Tuesday, February 15, 2011
This Colonialist life
Yesterday, while RoRo and I were sitting in the Clubhaus something suddenly struck me. As I am somewhat accustomed to now, I am used to being surrounded by white people. This is strange in Nigeria for obvious reasons, as Nigeria is an African country afterall. But nonetheless, with my new job comes new things and experiences. I am one of four Americans working here but one of several thousand some expatriate employees. In my office there’s a good mix of Nigerians, Germans, Filipinos, and myself, the one American. But overall, the company is heavily German. And many of these German men are married to Nigerian woman. However, not many of them go to the clubhaus or live where I do in Utako life camp. So back to my story. As Roro and I were playing on Ayo in the clubhaus and eating our brunch (which was quite lovely mind you) it dawned on me as I looked around at the beautiful landscape, the pool, the tables, and the staff dressed in nice uniforms that this was probably what the Colonialists life in Africa, India, and elsewhere was like. I was both disgusted with myself and amused at the same time. It was interesting because life never felt like this in Yola, even though it’s really no different than here. But yes, I am experiencing what colonialism felt like in the modern age. Now, from someone who studied African history this is kind of interesting but at the same time I find it revolting that I am feeding into this system. However, in Nigeria, it’s almost impossible to break free of such a thing. It’s impossible to break free from the ‘oga’ syndrome and I don’t think I will be the catalyst to change things and Nigerians (wealthy and average alike) feed into the ‘oga’ syndrome just as much as I do.
There are certain things I must do to keep myself safe at a time like this in Nigeria. We are rapidly approaching an election that most likely the incumbent Goodluck Jonathan will undoubtedly win. Whether that is a good or a bad thing is not something I am really willing to discuss but nonetheless, this is causing some instability even here in the capital of Abuja. I have travelled alone all throughout Nigeria by road, but that was more because I had no choice but too, but in the future, if I can avoid it, I will, at all costs. Most likely I will not chance travelling by bus ever again, especially not alone without a Nigerian present. However, with a Nigerian or RoRo present, I am not quite sure I will ever risk something like that again, especially in the South. Life is too precious and in Nigeria things can change and attitudes can flare without notice. When something happens and white face is present, no matter how smiley and nice she is, things can go awry quickly and I am often the blame of whatever the issue at hand is. So I will no longer do things like travel alone in a bus in the South of Nigeria. I try not using cabs in Abuja as well, especially alone at night. I do not find life in Nigeria to be scary or unsafe at all. But that doesn’t mean I should not take precautions. Just because nothing serious has ever happened to me in my two years does not mean it won’t. The reason nothing has happened yet is because I do take precautions. I have to make very different decisions for myself than when RoRo is around and with me. When he’s here I have much more freedom than if I am alone.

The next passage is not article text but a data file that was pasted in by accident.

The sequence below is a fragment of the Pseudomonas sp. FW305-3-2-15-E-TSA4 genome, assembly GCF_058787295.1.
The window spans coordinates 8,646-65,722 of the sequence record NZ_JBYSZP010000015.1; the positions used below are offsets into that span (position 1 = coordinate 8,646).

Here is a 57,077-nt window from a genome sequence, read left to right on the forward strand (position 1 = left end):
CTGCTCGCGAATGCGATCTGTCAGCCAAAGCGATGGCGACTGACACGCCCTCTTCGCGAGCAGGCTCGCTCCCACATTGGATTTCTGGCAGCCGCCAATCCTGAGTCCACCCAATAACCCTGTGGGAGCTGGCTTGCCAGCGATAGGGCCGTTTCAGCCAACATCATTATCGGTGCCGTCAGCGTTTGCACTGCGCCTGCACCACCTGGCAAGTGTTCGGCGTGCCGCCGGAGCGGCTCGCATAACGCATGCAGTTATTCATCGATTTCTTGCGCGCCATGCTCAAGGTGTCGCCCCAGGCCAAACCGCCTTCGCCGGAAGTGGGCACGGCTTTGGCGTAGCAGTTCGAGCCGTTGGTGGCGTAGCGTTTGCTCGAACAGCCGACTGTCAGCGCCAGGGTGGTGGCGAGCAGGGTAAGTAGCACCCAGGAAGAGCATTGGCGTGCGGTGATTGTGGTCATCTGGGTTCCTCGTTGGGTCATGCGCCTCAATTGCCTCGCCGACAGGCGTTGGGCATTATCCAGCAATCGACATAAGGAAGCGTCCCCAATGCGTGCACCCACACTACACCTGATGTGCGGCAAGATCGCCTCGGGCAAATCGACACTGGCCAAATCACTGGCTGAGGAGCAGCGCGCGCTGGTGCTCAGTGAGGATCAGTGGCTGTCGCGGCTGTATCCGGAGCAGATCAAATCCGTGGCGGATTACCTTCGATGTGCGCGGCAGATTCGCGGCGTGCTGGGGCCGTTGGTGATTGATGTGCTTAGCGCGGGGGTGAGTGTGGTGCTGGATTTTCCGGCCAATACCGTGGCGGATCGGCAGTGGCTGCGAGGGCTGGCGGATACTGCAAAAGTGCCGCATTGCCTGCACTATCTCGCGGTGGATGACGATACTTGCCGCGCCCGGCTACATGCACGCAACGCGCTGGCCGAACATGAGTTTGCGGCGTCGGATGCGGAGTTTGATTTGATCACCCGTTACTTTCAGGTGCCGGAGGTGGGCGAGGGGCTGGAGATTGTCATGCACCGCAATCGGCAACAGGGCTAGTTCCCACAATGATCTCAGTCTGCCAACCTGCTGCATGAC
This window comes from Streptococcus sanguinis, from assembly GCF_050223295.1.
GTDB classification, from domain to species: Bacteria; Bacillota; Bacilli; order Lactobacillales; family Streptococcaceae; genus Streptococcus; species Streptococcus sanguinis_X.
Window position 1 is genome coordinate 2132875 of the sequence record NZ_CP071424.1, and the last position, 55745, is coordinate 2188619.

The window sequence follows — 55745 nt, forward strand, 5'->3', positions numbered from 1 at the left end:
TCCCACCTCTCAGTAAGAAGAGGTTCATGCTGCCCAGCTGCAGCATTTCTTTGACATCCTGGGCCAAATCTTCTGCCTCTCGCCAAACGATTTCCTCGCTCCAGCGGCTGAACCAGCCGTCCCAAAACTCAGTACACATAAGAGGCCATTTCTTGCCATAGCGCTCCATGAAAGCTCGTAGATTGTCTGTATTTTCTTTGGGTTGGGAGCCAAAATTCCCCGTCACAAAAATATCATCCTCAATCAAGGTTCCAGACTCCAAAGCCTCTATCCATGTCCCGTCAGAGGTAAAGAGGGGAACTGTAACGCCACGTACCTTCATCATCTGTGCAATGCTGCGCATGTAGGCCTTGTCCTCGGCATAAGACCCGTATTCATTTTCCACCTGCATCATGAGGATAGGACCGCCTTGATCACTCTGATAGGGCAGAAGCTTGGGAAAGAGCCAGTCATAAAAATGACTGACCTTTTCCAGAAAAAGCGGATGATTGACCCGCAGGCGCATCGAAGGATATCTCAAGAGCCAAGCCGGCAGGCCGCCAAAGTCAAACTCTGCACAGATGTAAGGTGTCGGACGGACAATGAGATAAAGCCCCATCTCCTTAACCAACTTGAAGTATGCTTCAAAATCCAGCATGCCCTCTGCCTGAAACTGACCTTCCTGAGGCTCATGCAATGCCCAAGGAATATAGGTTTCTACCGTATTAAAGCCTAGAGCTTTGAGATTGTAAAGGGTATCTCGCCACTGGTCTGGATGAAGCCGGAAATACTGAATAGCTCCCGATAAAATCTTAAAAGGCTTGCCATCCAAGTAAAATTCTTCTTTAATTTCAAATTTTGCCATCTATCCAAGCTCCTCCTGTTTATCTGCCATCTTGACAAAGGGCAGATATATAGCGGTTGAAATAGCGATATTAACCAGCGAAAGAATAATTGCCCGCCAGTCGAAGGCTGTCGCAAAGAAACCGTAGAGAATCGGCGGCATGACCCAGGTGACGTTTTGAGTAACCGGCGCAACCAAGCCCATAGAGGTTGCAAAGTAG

In December I lived quite freely in Abuja and it was honestly a little too freely. It wasn’t safe. In some circumstances I did not have much choice, but I am being much more cautious now. Especially since I have moved into the housing compound and working for my company. There are expectations one must follow while being an employee of this company and people have an attitude towards the company I work for as well. So this makes me a little lonely and a little more restrained than I was but I know it’s for good reasons and better that I take more caution. However, this does not mean I don’t want to or plan to travel to places that are a little more risky, but when I do that I will do so with caution, preparation, and planning.
However, back to my main story. As much as I am disgusted by this new colonialist life I am currently living, it is bringing me security, and a lifestyle I desire. Also, the company I am working for is also providing work and employment for 40,000+ Nigerians with good salaries and benefits. I know they are making better living wages than those working for AUN and that matters. They are also treated better. That’s why when you walk into an office and you are greeted with smiles, it’s because the employees here are much happier.
And it is like living in a Graham Greene novel here as well. We have major characters around here as well both expats and Nigerians. Sometimes I wish I could be a fly on a wall in some offices or houses.